Colonial Heights council honors ‘first citizen’
By James Peacemaker, Jr. Managing Editor
Dec 23, 2013, 09:56
COLONIAL HEIGHTS — City Council took a moment to honor a longtime public servant last week.
Elvira Shaw served as the secretary of the Colonial Heights Electoral Board for 50 years as well as numerous other roles. She died Oct. 3 at the age of 93.
A framed resolution was presented to members of her family from Mayor Scott Davis.
“Its an honor for me to do this on behalf of city council. Many of us probably have our own story about Elvira,” Davis said.
The resolution noted the numerous groups in which she volunteered.
“Shaw selflessly gave her time in service to her community by serving as the Secretary of the Colonial Heights Electoral Board from 1961 to 2011; and during her lifetime, Mrs. Shaw also served as a founder or member of numerous organizations, including the Chesterfield-Colonial Heights Board of Social Services, the District 19 Community Services Board, the Board of Directors of the Crater District Area Agency on Aging, the Community Criminal Justice Board, the Senior Citizens Advisory Committee, the Richard Bland College Foundation Board, and the Colonial Heights Federated Women’s Club,” it states.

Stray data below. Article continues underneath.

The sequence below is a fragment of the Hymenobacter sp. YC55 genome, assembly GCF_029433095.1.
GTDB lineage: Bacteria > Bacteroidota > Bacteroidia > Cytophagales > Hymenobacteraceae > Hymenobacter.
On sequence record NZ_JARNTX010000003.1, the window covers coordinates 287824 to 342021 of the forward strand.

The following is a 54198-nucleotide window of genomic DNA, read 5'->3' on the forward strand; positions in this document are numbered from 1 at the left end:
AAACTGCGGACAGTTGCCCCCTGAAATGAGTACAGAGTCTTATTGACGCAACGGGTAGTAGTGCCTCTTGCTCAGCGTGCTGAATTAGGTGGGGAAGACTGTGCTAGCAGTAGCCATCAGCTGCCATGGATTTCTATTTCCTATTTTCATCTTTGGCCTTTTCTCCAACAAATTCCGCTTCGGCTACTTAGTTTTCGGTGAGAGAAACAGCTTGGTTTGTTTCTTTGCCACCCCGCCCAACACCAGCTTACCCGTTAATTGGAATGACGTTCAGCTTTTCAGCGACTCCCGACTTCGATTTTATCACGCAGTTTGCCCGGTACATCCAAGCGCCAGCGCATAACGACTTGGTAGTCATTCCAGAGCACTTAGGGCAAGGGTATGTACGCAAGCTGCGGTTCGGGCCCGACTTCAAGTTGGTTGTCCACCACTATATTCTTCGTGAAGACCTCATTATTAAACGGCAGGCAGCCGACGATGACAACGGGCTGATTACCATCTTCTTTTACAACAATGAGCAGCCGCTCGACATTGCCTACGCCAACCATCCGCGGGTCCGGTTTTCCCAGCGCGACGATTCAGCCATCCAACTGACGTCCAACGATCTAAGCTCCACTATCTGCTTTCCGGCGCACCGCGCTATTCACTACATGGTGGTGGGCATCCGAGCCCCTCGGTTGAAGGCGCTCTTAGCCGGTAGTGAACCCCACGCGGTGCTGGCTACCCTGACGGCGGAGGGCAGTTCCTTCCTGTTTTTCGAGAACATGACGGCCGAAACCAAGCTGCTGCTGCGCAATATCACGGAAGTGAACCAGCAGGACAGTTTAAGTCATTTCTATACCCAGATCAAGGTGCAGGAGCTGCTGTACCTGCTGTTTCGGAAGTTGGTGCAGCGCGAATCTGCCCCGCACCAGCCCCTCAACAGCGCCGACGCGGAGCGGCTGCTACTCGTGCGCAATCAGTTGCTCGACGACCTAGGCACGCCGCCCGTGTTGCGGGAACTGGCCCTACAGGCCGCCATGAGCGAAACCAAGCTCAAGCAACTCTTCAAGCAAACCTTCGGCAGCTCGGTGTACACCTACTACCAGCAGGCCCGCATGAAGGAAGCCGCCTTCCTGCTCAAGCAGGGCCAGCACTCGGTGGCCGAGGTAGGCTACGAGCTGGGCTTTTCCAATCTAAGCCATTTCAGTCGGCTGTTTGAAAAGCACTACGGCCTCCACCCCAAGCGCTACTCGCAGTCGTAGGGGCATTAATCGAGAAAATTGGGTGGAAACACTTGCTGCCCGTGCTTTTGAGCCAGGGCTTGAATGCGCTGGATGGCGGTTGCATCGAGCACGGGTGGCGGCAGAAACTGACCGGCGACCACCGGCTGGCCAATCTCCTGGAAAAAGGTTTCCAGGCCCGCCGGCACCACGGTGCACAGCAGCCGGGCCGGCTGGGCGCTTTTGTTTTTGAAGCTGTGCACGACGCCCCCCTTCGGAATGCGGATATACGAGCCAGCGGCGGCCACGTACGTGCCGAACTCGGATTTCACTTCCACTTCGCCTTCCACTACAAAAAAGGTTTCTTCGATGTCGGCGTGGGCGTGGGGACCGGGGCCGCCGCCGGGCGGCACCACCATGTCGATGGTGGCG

It also recognizes her service to the state, as she had been appointed by former Gov. Chuck Robb, Gerald Baliles, Douglas Wilder, and Mark Warner to various advisory boards on volunteerism and services for senior citizens.
Her son, Ben, and his wife, Nancy, were on hand to accept the honor.
“She loved Colonial Heights. 56 years she lived here. She would be very proud. She’d be happy she got an award. She loved awards,” he said, drawing laughs. “She’d be more proud of the work she did to earn this.”
Councilman John Wood said Shaw played an important role in the city.
“I can tell you that I served on council for many years during her service, and she was often regarded as ... Colonial Heights’ first citizen, not because she was the oldest citizen as she sometimes may have thought, but because quite often she was the face of Colonial Heights outside of Colonial Heights.”
Wood said that although he had political differences with Shaw, it never became personal.
“There was always a grace and a charm, a willingness to engage in a friendly and cordial manner. But where you went outside of Colonial Heights in any of the halls of the General Assembly or political organizations or the administration of the state, the name Elvira Shaw would immediately be recognized and open doors for citizens of Colonial Heights,” he said.
Wood said it will take multiple people to fulfill her duties in the city, but “there will always be only one Elvira Shaw.”